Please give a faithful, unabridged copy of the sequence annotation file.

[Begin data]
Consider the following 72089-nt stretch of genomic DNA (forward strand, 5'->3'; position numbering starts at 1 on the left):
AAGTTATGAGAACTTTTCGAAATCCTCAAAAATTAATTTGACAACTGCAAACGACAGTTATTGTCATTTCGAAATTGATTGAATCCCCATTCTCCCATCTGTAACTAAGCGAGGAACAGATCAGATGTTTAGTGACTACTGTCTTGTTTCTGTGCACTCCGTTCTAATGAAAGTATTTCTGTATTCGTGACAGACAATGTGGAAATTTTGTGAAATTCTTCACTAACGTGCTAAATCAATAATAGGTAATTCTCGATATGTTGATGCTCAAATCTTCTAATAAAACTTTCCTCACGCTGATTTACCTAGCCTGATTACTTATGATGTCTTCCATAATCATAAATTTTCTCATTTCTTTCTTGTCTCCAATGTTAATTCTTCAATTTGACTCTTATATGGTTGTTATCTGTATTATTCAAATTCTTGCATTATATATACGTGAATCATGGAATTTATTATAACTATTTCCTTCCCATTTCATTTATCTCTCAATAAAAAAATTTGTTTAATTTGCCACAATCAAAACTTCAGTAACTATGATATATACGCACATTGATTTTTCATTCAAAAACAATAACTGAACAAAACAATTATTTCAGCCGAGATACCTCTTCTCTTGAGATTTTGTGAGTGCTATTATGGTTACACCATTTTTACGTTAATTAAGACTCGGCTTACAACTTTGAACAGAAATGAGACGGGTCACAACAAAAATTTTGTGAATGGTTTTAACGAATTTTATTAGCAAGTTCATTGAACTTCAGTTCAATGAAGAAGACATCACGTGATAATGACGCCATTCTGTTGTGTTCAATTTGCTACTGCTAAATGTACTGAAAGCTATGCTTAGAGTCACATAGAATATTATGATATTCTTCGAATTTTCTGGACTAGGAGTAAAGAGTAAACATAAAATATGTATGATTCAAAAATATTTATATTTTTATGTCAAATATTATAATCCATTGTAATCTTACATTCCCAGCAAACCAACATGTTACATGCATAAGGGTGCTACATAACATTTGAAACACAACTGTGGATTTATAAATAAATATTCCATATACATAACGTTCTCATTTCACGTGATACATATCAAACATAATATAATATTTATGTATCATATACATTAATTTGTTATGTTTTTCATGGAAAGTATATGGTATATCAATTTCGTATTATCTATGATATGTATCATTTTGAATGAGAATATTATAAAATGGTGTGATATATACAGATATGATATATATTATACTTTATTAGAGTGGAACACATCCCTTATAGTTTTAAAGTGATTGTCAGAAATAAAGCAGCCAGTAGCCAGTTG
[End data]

Consider the following 72089-nt stretch of genomic DNA (forward strand, 5'->3'; position numbering starts at 1 on the left):
AAGTTATGAGAACTTTTCGAAATCCTCAAAAATTAATTTGACAACTGCAAACGACAGTTATTGTCATTTCGAAATTGATTGAATCCCCATTCTCCCATCTGTAACTAAGCGAGGAACAGATCAGATGTTTAGTGACTACTGTCTTGTTTCTGTGCACTCCGTTCTAATGAAAGTATTTCTGTATTCGTGACAGACAATGTGGAAATTTTGTGAAATTCTTCACTAACGTGCTAAATCAATAATAGGTAATTCTCGATATGTTGATGCTCAAATCTTCTAATAAAACTTTCCTCACGCTGATTTACCTAGCCTGATTACTTATGATGTCTTCCATAATCATAAATTTTCTCATTTCTTTCTTGTCTCCAATGTTAATTCTTCAATTTGACTCTTATATGGTTGTTATCTGTATTATTCAAATTCTTGCATTATATATACGTGAATCATGGAATTTATTATAACTATTTCCTTCCCATTTCATTTATCTCTCAATAAAAAAATTTGTTTAATTTGCCACAATCAAAACTTCAGTAACTATGATATATACGCACATTGATTTTTCATTCAAAAACAATAACTGAACAAAACAATTATTTCAGCCGAGATACCTCTTCTCTTGAGATTTTGTGAGTGCTATTATGGTTACACCATTTTTACGTTAATTAAGACTCGGCTTACAACTTTGAACAGAAATGAGACGGGTCACAACAAAAATTTTGTGAATGGTTTTAACGAATTTTATTAGCAAGTTCATTGAACTTCAGTTCAATGAAGAAGACATCACGTGATAATGACGCCATTCTGTTGTGTTCAATTTGCTACTGCTAAATGTACTGAAAGCTATGCTTAGAGTCACATAGAATATTATGATATTCTTCGAATTTTCTGGACTAGGAGTAAAGAGTAAACATAAAATATGTATGATTCAAAAATATTTATATTTTTATGTCAAATATTATAATCCATTGTAATCTTACATTCCCAGCAAACCAACATGTTACATGCATAAGGGTGCTACATAACATTTGAAACACAACTGTGGATTTATAAATAAATATTCCATATACATAACGTTCTCATTTCACGTGATACATATCAAACATAATATAATATTTATGTATCATATACATTAATTTGTTATGTTTTTCATGGAAAGTATATGGTATATCAATTTCGTATTATCTATGATATGTATCATTTTGAATGAGAATATTATAAAATGGTGTGATATATACAGATATGATATATATTATACTTTATTAGAGTGGAACACATCCCTTATAGTTTTAAAGTGATTGTCAGAAATAAAGCAGCCAGTAGCCAGTTG